I'm not writing this to excuse Florida's closer-than-expected come-from-behind 54-32 win over Furman last Saturday. Some of the expectations Florida fans have for Will Muschamp's Gators are a bit out of line with what the talent on his team can do, but expecting a swift and painless dispatching of a clearly inferior team is not one of them.
But the Gators actually played fairly well when it wasn't the first quarter.
Here's the first quarter on offense and defense:
- Florida offense: 19 plays, 95 yards (5.00 yards per play), seven points, one safety
- Florida defense: 17 plays, 196 yards (11.53 yards per play), 15 points
I shouldn't have to tell you that 11.53 yards per play is a terrible, terrible average for a defense; Florida's (pretty good!) defense was allowing 4.65 yards per play entering the game. Kansas has the nation's worst defense on a per-play basis, and is only giving up 7.34 yards per play. The Jayhawks' only game worse than Florida's first quarter against Furman was a 66-24 pummeling at the hands of Georgia Tech, in which the Yellow Jackets ran for 604 yards.
And the national leader in the offensive flavor of the category, Houston, is averaging 8.12 yards per play. The Cougars haven't topped 11 yards per play for a game this season.
But Florida's offense wasn't that far off its seasonal pace in the quarter. Florida came into Saturday's game averaging 5.49 yards per play, and 5.00 yards per play isn't that worst. Take out the bad snap that resulted in a safety, and Florida would have averaged 6.06 yards per play in the quarter.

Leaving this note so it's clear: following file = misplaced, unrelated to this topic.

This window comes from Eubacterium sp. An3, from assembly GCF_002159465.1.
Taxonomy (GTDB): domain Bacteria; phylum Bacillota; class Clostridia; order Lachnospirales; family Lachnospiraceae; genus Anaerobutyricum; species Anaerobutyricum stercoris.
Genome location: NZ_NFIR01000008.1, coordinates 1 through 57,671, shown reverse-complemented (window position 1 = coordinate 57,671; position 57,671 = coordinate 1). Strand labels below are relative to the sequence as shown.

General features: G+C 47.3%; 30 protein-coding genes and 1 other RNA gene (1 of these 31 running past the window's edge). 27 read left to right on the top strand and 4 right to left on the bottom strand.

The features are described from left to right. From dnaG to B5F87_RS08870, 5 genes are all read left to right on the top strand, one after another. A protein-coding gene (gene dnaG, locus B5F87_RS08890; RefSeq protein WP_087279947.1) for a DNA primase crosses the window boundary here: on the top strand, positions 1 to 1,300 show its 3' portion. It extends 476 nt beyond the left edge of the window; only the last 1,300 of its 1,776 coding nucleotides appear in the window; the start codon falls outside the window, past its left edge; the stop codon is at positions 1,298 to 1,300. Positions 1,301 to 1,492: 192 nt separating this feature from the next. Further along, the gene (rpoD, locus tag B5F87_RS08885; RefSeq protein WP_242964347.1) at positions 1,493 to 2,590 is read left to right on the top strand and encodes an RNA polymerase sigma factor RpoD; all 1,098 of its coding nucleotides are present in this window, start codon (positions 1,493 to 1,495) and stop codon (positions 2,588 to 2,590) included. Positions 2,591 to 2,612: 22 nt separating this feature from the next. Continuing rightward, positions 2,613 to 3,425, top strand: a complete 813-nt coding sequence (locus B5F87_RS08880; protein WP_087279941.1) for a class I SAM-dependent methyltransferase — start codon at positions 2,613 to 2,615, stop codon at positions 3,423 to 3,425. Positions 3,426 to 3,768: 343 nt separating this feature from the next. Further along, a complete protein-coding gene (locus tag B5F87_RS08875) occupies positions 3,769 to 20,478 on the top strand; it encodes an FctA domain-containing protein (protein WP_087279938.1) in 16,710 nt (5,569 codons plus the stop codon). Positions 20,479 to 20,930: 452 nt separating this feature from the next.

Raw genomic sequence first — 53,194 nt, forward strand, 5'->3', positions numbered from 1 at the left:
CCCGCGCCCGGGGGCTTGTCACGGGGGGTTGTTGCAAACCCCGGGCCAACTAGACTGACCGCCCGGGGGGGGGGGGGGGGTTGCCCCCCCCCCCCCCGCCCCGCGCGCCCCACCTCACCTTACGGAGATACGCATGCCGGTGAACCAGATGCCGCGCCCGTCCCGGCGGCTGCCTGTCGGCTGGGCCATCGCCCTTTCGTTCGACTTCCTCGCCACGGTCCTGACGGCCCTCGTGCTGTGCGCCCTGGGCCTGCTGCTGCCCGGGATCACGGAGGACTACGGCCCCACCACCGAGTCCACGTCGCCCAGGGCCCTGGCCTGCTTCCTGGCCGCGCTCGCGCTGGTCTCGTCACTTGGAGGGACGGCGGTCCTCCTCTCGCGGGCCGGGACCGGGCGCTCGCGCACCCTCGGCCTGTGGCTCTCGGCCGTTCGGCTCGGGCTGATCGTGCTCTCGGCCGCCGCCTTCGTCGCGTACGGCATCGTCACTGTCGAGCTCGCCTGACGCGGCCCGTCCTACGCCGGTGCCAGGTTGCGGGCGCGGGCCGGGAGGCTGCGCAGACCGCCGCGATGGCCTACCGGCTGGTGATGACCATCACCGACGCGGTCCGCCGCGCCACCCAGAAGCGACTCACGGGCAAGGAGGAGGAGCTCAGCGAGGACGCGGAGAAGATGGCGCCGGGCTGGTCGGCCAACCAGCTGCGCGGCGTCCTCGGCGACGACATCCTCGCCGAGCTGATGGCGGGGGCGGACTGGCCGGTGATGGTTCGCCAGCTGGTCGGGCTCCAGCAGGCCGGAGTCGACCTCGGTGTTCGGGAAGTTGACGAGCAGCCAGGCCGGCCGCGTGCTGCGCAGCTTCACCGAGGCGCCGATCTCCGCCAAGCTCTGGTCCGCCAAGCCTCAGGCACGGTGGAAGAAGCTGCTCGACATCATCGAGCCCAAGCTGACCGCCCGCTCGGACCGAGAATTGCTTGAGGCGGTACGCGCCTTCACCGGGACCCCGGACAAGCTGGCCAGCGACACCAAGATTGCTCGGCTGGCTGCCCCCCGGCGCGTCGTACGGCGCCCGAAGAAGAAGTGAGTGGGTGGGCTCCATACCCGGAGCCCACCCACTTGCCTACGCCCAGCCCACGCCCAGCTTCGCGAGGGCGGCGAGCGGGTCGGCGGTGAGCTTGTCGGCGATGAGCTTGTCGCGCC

So: The offense was good in the first quarter, but the defense was abysmal. Let's look at the other three quarters as an aggregate.
- Florida offense: 40 plays, 358 yards (8.95 yards per play), 33 points
- Florida defense: 55 plays, 250 yards (4.55 yards per play), 10 points allowed, 14 points scored
Florida's offense did its job after settling in, and posted what would have been its best per-play numbers of the season after falling behind 22-7. For the game, the Gators averaged 7.68 yards per play, their second-best mark of the season behind an 8.13 yards-per-play mark against Kentucky that was fueled by a rushing performance for the record books.
And Florida's defense played far better against Furman once that shocking first quarter was done, with better per-play numbers than it averaged during the season despite a 77-yard run in the third quarter. Strip that play out, and Florida's defense would have given up a miserly 3.20 yards per play to the Paladins. Oh, and the Gators produced two pick-sixes in the final three quarters, outscoring the Furman offense.
Alabama's defense, the best in the nation on a per-play basis, gives up 3.47 yards per play. Florida's defense was almost better than the best in the country for a stretch against Furman ... and decidedly worse than the worst in the country for a stretch against Furman.
This is the problem with small sample sizes, and with playing a cupcake with teeth late in the season: If that team gets lucky over a short period, bad things can happen. It's probably a good idea to realize that the bad thing that happened here was far from the worst thing that can happen in a similar set of circumstances and that the Florida defense gave up big plays to a foreign scheme and then more or less figured it out and locked it down.
Also, in honor of #FSUHateWeek: Remember when Florida State struggled to beat Jacksonville State? I do.